Mayu Matsuoka visits the Toronto Japanese Film Festival. Photo credit: Kelly Fleck.
TORONTO — Almost everyone can remember their first crush, whether it blossomed into anything, or became an experience of angst-filled, teenaged-unrequited love. This is the premise of Mayu Matsuoka’s new film, Tremble All You Want (Katte ni furuetero).
At 23, Matsuoka has become one of Japan’s hottest up-and-coming stars, featured in films including powerhouse director Hirokazu Kore-eda‘s critically acclaimed Shoplifters. Now, Matsuoka is moving away from ensemble casts and stepping into the spotlight on her own for her latest film, Tremble All You Want.
A romantic comedy, the film is directed by Akiko Ooku and based on a novel by Risa Wataya. The story circles around adorkable Yoshika, a 24 year old clerk who keeps her head down and crunches numbers all day. She obsesses over her first love, a crush in high school who she calls “Ichi,” who has just spoken 10 words to her in her life. She also navigates her first real-life boyfriend, an excitable co-worker she calls “Ni.”
Matsuoka radiates in every scene of this film, breathing life into Yoshika, who monologues her feelings to anyone who will listen. As the story continues, Yoshika reveals—through musical number—that she’s not as bubbly and chatty as she pretends to be. She keeps her head down and lives most of her life depressingly and inescapably alone.
Matsuoka speaks to what it means to feel desperately alone, a theme that can speak volumes to anyone who has felt overwhelmed and alone in the monotonous routines of everyday life. The film has resonated with its audiences, seen when it was awarded the Tokyo Gemstone Audience Award at the 30th Tokyo International Film Festival in 2017.
Matsuoka was in Toronto to present the Canadian premiere of the film at the Toronto Japanese Film Festival on June 12. As well she presented the North American premiere of her other film, Chihayafuru Part 3 on June 13. Both days, lineups of excited young fans and interested movie-goers attended the films and participated in audience questions and answers with Matsuoka afterwards.
Matsuoka sat down with Nikkei Voice to answer a few questions about her career and her film, Tremble All You Want with a translator.
Nikkei Voice: Is this your first time in Canada?
Mayu Matsuoka: Yes, there is green everywhere!
NV: Were you surprised to learn there is a festival in Canada all about Japanese cinema?
MM: I have known the existence of this film festival because all my colleagues, the film makers, actors, Mr. Yoshida (director of A Beautiful Star), have attended while ago and also Mr. Saitoh (director of blank 13), is coming next weekend.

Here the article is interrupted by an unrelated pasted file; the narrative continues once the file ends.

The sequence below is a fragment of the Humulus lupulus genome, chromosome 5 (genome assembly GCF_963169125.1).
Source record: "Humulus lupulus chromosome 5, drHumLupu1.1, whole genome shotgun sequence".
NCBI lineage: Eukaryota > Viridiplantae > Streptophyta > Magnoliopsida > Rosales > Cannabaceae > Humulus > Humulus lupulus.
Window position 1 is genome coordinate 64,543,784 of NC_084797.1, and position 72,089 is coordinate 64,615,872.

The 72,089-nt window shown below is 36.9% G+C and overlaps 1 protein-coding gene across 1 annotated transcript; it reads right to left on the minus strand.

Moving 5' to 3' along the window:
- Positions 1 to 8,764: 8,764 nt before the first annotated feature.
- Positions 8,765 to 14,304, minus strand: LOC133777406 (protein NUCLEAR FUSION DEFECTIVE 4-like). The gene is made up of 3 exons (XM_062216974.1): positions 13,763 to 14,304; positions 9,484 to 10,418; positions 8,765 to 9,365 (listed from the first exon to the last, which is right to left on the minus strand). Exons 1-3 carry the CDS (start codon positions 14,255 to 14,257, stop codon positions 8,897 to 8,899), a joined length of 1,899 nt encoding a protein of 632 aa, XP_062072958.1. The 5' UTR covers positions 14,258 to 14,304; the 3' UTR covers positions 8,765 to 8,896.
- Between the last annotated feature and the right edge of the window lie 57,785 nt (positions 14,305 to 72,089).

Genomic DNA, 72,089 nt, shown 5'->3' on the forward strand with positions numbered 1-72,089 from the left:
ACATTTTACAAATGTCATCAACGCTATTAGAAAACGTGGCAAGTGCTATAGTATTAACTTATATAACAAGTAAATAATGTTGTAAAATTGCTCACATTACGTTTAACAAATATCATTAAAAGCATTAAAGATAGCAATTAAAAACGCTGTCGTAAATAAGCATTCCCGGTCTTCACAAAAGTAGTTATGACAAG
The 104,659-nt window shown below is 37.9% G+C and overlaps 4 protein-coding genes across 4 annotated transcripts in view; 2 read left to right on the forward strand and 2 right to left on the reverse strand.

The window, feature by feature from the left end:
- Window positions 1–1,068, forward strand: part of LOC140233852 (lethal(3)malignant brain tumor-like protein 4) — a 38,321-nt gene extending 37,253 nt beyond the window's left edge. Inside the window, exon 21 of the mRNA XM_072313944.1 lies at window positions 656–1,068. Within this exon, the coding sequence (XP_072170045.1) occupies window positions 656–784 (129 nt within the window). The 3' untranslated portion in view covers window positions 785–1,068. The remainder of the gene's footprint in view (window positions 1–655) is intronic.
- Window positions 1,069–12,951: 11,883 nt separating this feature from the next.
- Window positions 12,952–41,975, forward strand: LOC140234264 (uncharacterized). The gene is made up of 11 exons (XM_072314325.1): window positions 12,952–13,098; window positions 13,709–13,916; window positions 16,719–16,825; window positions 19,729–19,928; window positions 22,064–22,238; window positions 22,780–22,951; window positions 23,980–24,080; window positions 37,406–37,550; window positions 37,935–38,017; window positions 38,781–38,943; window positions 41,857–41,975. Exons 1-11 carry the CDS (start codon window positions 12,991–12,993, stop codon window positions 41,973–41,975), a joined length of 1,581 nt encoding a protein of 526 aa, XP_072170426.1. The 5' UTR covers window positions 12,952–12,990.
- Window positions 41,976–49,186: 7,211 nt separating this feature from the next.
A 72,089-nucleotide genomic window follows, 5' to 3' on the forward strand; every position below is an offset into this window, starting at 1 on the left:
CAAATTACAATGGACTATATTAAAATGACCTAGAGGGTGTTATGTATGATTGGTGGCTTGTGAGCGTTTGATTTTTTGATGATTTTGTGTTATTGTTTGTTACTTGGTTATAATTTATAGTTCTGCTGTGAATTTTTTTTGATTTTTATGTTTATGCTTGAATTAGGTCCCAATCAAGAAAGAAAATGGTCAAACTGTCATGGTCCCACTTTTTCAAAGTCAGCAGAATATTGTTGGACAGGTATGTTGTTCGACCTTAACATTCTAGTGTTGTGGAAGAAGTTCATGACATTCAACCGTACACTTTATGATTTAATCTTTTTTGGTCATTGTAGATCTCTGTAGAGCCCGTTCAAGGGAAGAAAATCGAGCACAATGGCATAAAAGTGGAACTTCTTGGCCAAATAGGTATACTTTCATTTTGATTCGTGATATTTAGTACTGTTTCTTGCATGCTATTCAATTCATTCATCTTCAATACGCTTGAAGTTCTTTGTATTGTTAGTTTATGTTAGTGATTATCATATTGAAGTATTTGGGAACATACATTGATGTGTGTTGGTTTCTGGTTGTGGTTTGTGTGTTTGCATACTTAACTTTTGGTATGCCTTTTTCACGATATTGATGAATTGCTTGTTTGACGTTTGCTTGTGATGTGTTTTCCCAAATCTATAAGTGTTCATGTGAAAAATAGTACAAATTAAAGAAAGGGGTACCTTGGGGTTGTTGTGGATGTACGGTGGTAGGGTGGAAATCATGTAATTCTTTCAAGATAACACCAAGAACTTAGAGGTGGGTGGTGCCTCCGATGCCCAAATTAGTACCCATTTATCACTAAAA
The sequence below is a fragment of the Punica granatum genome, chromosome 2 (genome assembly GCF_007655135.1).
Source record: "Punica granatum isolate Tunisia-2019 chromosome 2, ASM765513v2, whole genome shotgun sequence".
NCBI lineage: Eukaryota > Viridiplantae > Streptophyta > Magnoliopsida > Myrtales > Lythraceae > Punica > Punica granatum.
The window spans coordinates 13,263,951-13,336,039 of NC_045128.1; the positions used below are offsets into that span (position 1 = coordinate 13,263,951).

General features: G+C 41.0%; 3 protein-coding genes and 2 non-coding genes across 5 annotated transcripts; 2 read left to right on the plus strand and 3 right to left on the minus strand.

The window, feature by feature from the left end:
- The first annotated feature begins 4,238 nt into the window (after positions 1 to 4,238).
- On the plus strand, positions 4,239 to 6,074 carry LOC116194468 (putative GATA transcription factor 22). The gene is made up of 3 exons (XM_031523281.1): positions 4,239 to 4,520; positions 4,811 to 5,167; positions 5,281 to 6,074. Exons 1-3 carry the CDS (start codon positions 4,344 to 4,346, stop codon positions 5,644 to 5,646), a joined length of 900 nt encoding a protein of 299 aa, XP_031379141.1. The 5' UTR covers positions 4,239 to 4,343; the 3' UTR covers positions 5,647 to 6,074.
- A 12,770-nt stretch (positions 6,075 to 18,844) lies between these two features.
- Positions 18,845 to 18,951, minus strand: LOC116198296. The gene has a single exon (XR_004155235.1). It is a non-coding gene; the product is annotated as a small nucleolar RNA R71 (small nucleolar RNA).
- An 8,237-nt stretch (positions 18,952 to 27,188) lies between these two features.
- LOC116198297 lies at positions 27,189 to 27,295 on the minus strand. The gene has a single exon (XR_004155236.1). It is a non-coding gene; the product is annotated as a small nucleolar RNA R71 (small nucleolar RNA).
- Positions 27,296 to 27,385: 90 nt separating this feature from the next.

NV: Do you think this film can teach Canadian audiences about what is like to be a young, modern Japanese woman?
MM: This portrait, I think, is of a very regular girl in Japanese society. She’s not famous, she’s not particularly very beautiful, she’s basically just like everyone. So for that reason, I think she does portray [a regular girl], but she’s also not the majority of other girls either.
NV: Your film won the Tokyo Gemstone Audience Award, why do you think this film resonates so well with audiences?
MM: It was our first award that this film received at the Tokyo International Film Festival. So for that reason what I will do from now on as an actress, as a perform, would probably be to reflect back on this film. I was very humbled to receive the award.
NV: This was one of your first starring roles. How did it feel to take on a role like that?
MM: I’m just simply surprised that my first major role in a film like this became really popular, kind of out of proportion. I’m kind of surprised.
NV: You described the character, Yoshika, as a very everyday girl. Do you feel people can relate to that character?
MM: I think Yoshika is, by the look of her, very popular, very pretty. She seems to be very outgoing and loves chatting, but at the same time, she has a bit of a dark side to her as well. She is very pessimistic and not really fully confident of herself. So in Japanese society, maybe all the girls seem very pretty, well dressed, but there is a population of girls who can relate to Yoshika. Maybe not 100 per cent confident, and I think that’s probably why the film became very popular with the general population.
NV: In the film, your character obsesses over her first crush. Do you remember your first crush and what that was like?
MM: Yes, I have had the experience as well. I didn’t have the experience of being in love with somebody for 10 years, like Yoshika. Yoshika has been holding in this feeling for the last 10 years. But I think that is very common for all of us, whether female or male, to watch this film which brings those memories back to mind. I would really appreciate it if that would happen.